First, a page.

Naturally Institutional

In November 2005, David Gilliam performed the delivery of his own baby daughter, Naomi, in the master bedroom of the house he had just bought in Armada, Michigan.  He and his wife, Maryann, had five other children as well—the oldest was eleven—and they were active in their community.  In addition to being a father and working simultaneous jobs as firefighter/EMT and paramedic, David was training to get his instructor coordinator license, and rebuilding their new home.  The 120 year-old farmhouse needed new electrical and plumbing, had mold growing inside the walls, and, with only two bedrooms, was cramped for a family of eight.

Four weeks later, on Christmas Eve, David lay sick in that same room.  Toxic spores from the mold in the walls were killing him.  He died in the hospital that night, and the doctor forbade his family to live in their home until the deadly mold could be removed.  On Christmas morning, unable to afford repairs or a second house, Maryann and her six children had become homeless.  For a while, they lived with relatives, neighbors and friends, but no one could keep seven house guests indefinitely, so the Armada Fire Department nominated them for Extreme Makeover: Home Edition, a television reality show that rebuilds one home per week for families in need.  Not only did Extreme Makeover: Home Edition build the Gilliams a new mold-resistant house, expanding it to over four times its previous size, but they did it in record time: 53 hours and 54 minutes!

Construction at “Extreme Makeover: Home Edition”
Over half a million donors, celebrities, and volunteers have supported Extreme Makeover: Home Edition in its nine year run, but none quite like the highly trained and disciplined builders.  The 54-hour miracle happened because the builders submitted themselves so thoroughly to best practices, building codes, and blue-prints.  They volunteered, not because of any special connection to Gilliams, but because it was simply the right thing to do.  As head-builder Rick Merlini put it at the groundbreaking, “The most important thing that we have to realize is that this is an opportunity to be part of something much bigger and greater than ourselves.”  Like soldiers, builders are heroes because of their humility, and this yields miracles even when the cameras aren’t rolling.  Any building built to code, any moon launch, computer system, college education, bill passed through congress, surgery, newspaper or other mass-produced good or service far exceeds what anyone could accomplish alone because people choose to be team-players, to relinquish individuality to something greater.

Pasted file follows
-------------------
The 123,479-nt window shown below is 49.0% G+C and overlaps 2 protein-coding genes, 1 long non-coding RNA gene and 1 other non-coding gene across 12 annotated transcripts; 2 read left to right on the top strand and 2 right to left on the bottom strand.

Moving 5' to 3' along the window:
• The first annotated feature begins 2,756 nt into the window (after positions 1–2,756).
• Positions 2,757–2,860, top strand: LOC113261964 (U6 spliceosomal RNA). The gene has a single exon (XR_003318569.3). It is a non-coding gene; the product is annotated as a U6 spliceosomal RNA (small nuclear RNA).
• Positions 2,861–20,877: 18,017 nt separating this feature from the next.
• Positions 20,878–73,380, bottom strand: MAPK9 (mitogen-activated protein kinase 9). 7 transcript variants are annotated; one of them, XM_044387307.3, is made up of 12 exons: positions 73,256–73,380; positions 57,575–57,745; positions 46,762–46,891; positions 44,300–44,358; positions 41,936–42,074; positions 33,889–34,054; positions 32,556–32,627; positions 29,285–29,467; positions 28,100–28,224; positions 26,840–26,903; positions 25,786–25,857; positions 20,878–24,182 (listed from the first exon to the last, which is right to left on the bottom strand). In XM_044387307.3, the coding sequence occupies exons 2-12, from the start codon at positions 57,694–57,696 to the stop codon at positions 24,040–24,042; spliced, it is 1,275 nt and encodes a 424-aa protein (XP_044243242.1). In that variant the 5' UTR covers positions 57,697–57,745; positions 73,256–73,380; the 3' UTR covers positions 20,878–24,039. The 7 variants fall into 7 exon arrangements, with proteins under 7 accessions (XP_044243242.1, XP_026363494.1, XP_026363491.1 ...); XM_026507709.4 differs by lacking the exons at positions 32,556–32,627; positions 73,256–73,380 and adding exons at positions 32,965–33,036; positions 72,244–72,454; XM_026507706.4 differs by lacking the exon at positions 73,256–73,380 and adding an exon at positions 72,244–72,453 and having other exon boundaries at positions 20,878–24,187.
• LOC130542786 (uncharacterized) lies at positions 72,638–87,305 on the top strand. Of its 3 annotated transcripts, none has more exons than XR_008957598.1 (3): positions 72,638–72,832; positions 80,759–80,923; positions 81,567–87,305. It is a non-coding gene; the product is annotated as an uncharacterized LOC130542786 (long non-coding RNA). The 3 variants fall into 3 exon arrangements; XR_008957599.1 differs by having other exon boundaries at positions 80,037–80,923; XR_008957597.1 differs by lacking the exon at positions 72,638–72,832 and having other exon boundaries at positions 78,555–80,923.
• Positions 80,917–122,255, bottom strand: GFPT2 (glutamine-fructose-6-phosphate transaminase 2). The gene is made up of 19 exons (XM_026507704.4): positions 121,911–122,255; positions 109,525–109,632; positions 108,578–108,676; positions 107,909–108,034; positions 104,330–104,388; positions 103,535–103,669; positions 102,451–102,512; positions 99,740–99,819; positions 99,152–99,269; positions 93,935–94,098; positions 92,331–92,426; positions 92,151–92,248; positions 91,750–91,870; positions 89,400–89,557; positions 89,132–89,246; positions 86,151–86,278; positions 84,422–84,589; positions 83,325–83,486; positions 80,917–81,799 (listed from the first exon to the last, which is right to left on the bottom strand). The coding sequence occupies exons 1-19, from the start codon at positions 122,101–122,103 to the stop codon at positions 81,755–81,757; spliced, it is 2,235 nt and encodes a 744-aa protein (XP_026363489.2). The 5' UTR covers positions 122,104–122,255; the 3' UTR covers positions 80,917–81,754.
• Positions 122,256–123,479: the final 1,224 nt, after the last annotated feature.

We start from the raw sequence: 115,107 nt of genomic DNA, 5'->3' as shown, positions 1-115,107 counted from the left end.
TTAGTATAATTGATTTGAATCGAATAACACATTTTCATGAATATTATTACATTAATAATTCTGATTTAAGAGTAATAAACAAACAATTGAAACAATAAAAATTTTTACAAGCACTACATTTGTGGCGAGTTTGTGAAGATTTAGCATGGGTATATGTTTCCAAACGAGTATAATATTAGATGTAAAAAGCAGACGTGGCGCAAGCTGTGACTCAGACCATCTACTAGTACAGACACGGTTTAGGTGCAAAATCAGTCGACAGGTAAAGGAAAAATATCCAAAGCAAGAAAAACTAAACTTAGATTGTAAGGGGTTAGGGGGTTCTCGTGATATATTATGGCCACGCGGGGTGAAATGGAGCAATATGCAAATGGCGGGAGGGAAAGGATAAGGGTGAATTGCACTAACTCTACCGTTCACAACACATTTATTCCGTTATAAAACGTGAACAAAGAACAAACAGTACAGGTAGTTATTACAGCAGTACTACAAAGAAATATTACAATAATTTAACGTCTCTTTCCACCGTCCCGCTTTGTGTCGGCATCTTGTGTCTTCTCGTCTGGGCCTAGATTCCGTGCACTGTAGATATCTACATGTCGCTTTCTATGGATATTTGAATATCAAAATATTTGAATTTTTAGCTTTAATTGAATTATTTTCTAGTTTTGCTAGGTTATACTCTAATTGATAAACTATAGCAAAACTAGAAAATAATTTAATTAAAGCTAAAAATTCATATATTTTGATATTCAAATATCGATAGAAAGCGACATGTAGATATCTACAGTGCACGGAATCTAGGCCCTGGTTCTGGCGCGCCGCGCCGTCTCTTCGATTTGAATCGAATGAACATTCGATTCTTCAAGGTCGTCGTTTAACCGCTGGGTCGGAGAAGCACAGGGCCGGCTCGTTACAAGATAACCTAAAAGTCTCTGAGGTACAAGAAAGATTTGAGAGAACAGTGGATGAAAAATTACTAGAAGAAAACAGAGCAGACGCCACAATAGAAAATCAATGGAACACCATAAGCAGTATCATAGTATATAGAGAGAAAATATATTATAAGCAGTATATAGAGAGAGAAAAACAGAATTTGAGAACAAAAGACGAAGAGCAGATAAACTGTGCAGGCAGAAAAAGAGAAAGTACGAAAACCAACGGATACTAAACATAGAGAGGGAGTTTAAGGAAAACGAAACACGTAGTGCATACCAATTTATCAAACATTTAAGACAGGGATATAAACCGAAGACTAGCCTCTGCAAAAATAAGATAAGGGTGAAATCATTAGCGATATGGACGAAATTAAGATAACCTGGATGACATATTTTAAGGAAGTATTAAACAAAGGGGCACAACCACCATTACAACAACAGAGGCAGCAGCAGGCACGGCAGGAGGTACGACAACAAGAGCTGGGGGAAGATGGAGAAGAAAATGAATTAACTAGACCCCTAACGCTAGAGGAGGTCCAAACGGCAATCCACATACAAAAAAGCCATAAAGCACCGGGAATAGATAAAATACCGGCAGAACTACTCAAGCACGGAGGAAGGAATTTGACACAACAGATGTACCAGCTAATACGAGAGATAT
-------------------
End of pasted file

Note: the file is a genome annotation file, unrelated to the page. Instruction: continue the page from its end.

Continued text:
If you are naturally institutional, then you prefer to be moral by serving as part of an institution.  In practice, that involves learning and adopting rules, principles, and best practices from reputable authorities.  Institutions can take the forms of families, religions, states, companies, schools, teams, systems of logic, and even reality TV shows.  To maintain discipline and defend against immoral impulses, you may seek “pure” environments where you are less likely to encounter negativity or temptation.

The preceding is an excerpt from Chapter 5 of GRIN Free – GRIN Together: How to let people be themselves (and why you should) by Christopher Santos-Lang.